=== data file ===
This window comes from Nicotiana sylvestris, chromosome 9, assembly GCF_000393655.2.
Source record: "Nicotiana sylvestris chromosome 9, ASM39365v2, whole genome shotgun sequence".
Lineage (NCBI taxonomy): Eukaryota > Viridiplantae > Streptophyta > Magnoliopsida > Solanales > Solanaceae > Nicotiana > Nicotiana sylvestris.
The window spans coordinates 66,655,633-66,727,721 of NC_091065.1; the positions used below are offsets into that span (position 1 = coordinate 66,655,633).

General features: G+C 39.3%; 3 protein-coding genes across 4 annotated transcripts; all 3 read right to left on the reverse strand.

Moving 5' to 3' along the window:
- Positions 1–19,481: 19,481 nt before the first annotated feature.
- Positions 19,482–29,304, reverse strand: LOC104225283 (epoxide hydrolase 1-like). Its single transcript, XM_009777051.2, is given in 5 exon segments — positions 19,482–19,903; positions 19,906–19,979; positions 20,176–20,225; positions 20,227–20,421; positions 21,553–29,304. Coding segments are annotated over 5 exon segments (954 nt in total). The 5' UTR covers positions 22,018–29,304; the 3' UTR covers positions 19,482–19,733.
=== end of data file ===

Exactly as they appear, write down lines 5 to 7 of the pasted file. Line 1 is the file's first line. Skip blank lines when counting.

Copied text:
General features: G+C 39.3%; 3 protein-coding genes across 4 annotated transcripts; all 3 read right to left on the reverse strand.

Moving 5' to 3' along the window:
- Positions 1–19,481: 19,481 nt before the first annotated feature.